Plastic Surgery and Seniors


Plastic surgery is becoming increasingly popular with seniors. So says the St. Petersburg Times, in an article published in early September, 2010.

The article profiles a very active, happy senior named Barbara, now 75, who works out, takes piano lessons and volunteers. A few years ago she had an eyelid lift, then more recently a procedure to tighten her chin. Barbara’s plastic surgeon is quoted, saying that many people he sees are living longer, healthier lives and don’t really perceive themselves as old.

Indeed, the article points out that although just seven percent of cosmetic surgeries are performed on people at or over the age of 65, the number of senior surgeries has jumped almost sixfold in the past dozen years. The actual number of seniors seeking cosmetic surgery is about 675,000, according to the American Society for Aesthetic Plastic Surgery (ASAPS).

While plastic surgery may give an older person quite a boost—the proverbial “new lease on life” even—there is the potential for surgery to be trickier than for a younger patient. Seniors are more likely to have health conditions that need to be taken into consideration, and they may be on medications such as blood thinners that could have an adverse impact. In a press release issued several years ago, the ASAPS noted that recovery time is often longer for an older patient as well.

In that same press release, the president of the ASAPS at the time, Dr. Malcom Paul, noted that popular cosmetic procedures are sometimes modified to suit the needs of a senior patient. Facelifts are one example. According to Paul, facelift incisions are sometimes positioned a little differently so the scars can still be hidden in thinning hair. In addition, older patients often ask for earlobes that have lengthened with age to be shortened during the procedure.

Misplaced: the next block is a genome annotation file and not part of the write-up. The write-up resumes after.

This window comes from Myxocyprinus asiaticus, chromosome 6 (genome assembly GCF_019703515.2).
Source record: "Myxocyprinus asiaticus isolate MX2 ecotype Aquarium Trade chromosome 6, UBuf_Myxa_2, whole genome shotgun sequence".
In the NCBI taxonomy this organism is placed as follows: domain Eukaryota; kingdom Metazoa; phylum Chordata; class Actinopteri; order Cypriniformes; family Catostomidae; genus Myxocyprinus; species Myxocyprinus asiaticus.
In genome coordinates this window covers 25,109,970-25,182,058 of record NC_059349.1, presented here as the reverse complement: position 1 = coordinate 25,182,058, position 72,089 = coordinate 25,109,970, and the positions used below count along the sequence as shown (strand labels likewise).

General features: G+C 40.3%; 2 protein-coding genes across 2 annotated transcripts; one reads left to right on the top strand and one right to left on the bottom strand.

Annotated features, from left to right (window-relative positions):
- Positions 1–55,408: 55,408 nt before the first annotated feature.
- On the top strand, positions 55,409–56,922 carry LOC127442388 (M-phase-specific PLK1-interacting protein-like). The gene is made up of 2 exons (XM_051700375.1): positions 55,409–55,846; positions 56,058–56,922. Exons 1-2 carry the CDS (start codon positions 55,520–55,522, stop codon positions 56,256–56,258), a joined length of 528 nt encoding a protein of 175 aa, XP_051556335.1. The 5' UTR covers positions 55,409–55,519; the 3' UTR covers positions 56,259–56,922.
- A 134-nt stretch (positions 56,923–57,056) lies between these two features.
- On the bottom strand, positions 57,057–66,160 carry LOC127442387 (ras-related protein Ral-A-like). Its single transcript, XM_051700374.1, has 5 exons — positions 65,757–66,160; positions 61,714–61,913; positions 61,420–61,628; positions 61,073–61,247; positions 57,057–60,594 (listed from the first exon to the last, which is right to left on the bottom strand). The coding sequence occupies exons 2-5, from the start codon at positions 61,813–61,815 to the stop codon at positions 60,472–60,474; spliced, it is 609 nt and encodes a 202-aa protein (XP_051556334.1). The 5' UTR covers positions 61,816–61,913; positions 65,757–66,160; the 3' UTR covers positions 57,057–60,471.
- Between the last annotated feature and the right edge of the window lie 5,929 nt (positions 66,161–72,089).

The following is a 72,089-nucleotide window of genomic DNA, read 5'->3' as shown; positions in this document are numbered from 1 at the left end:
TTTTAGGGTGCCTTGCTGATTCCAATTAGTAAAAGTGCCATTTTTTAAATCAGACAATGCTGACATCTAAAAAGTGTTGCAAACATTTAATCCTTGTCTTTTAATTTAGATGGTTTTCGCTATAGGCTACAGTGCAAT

Eyelid surgery, another very popular procedure for seniors, is also handled with extra care. Paul said that since seniors can develop “dry eye,” tissue removal is more conservative than it might be for a younger patient.

Plastic surgeons may take more general precautions when performing a procedure on an older man or woman, and therefore surgery may cost more. A doctor may want to have extra medical assistance on hand, for instance, or even do the operation in a hospital rather than an outpatient surgical center.

Paul noted that older patients tend to be very satisfied with the results of cosmetic surgery. Most patients quoted in the article in the St. Petersburg Times seem to agree. There was one woman unhappy enough to sue her doctor, but Barbara and another patient named Vera were thrilled with their surgeries.

Vera’s quote was the best of all: “I never understand these people who say ‘I’m going to age gracefully.’ What the hell for?”
Published on EmpowHER – Women’s Health Online (
By Cathy Enns
Created 10/26/2010 – 10:02

Share Post